TAIPEI, Taiwan (TheStreet) -- China is running out of ways to prop up its stock market. So government officials are weighing whether to go after a rather surprising source of funds: individual foreign investors.
Considering the recent implosion in Chinese stocks, the effort may resemble trying to buy insurance while your house is burning down. But China is desperate to bring in more foreign capital to support private enterprise, so it's thinking of doing it anyway.
One obvious step would be to remove barriers to China's notoriously restricted market. Right now, foreigners can't buy Chinese stocks -- known as "A" shares -- directly. Instead, they can buy "H" shares, which trade at a discount to "A" shares, on the Hong Kong Stock Exchange.
China could start allowing foreign investors to buy "A" shares, though only through Hong Kong and other offshore exchanges.
"To open the market to foreign investment, China can simply use the Shanghai-Hong Kong Stock Connect framework," said Jack Perkowski, managing partner of merchant bank JFP Holdings in Beijing. "China can expand the number of companies whose shares can be purchased by Hong Kong investors (and) increase the amount that can be invested."
The existing Shanghai-Hong Kong scheme captivated investors because they face virtually no barriers to trading in Hong Kong, a world financial center with a free-port styled economy and British law. That program opened 568 "A" shares normally traded just in Shanghai, where only government-approved foreign institutions are allowed to trade.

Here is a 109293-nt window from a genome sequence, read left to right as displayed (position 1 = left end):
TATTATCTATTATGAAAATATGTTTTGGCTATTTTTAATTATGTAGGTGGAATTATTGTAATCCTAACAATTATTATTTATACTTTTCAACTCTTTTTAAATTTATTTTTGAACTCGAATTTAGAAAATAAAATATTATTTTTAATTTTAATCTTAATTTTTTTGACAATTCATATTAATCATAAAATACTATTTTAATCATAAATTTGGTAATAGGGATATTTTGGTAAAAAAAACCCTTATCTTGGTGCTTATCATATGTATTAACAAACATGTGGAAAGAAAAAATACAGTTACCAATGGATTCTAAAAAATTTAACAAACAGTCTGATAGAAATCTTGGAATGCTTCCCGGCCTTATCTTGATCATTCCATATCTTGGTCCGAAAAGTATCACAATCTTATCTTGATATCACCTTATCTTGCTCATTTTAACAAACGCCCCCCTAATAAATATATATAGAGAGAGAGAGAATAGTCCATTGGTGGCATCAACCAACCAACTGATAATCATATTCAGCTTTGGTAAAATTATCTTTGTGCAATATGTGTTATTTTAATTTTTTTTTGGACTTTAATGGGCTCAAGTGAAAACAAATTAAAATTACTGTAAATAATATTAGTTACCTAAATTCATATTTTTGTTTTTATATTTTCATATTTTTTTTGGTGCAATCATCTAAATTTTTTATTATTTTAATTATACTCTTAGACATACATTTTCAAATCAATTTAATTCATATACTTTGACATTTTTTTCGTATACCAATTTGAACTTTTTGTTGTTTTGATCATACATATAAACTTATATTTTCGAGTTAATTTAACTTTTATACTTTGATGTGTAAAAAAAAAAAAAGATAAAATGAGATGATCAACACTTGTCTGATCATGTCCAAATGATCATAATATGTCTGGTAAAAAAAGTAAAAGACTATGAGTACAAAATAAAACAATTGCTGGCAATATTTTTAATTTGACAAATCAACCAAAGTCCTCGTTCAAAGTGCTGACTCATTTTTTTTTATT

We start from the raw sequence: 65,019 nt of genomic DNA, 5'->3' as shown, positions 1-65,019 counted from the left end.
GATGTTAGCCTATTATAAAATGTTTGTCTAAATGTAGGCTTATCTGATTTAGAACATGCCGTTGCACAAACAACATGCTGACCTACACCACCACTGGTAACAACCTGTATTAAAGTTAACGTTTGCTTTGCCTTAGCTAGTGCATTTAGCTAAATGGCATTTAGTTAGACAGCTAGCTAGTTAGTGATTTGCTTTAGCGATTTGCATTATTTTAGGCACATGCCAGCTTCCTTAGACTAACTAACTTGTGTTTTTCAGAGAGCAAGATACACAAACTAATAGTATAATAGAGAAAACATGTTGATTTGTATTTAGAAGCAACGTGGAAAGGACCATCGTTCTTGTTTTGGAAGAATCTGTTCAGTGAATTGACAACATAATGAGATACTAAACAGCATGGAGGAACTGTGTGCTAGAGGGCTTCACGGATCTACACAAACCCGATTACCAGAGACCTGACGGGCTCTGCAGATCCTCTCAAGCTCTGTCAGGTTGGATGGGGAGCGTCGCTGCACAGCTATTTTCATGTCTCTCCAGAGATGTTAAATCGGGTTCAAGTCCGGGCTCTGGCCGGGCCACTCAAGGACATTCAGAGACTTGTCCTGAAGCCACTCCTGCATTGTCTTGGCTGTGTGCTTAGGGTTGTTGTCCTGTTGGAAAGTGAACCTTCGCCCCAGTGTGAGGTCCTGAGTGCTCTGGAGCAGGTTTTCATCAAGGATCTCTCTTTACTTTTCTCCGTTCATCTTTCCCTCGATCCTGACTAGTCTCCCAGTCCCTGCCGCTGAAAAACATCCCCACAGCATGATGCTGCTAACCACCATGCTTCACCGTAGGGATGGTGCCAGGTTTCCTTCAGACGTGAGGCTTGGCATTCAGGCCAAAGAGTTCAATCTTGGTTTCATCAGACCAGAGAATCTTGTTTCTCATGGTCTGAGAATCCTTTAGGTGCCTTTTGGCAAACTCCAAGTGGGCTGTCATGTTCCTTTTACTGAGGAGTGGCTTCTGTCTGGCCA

As of November, the Shanghai-Hong Kong Stock Connect had generated $332.4 billion in trades, 72% of that in the Shanghai-listed companies.
This year China may connect Hong Kong and the mainland's Shenzhen bourse, analysts say. Shenzhen is known for aggressive startups and high valuations. A deputy market regulator said in November the government would "continue to advance the work" of the Shenzhen scheme, per the state-run newspaper China Daily.
"There is talk of Shenzhen opening up to foreign investors in a...connect scheme similar to the Hong Kong-Shanghai connect," said Michael McGaughy, a personal investor working in Hong Kong's finance industry. "I hope it happens, but it's always difficult to tell."
China is also eyeing a connect program with London. British and Chinese authorities decided in October to launch a feasibility study, the first step. One analyst is predicting an overseas link for China's over-the-counter board, the National Equities Exchange and Quotations.
Any new scheme would give foreign investors potentially hundreds more "A" shares to choose. The government normally controls its capital markets to stop outflows that could hurt the economy.
Chinese shares are still considered risky after mid-year 2015 loss of 40% sparked by over-aggressive margin lending. They rebounded 23% between a low in August and year's end but have bled another 13% so far this year. Beijing has already tried circuit breakers, criminal probes and its own stock buys to raise prices.
Chinese officials hope foreign funds will find their way into companies such as social networking firm Zhengzhou Zoneyet Technology or safety-monitoring equipment supplier Geokon Instruments. They're small, over-the-counter firms emblematic of the government's drive to promote tech as an alternative to manufacturing.
But analysts say foreign funds may go instead for the likes of Nasdaq-traded China Telecom (CHA) , China Mobile (CHL) and Agricultural Bank of China (ACGBY) as anchors of the country's larger growth-linked industries.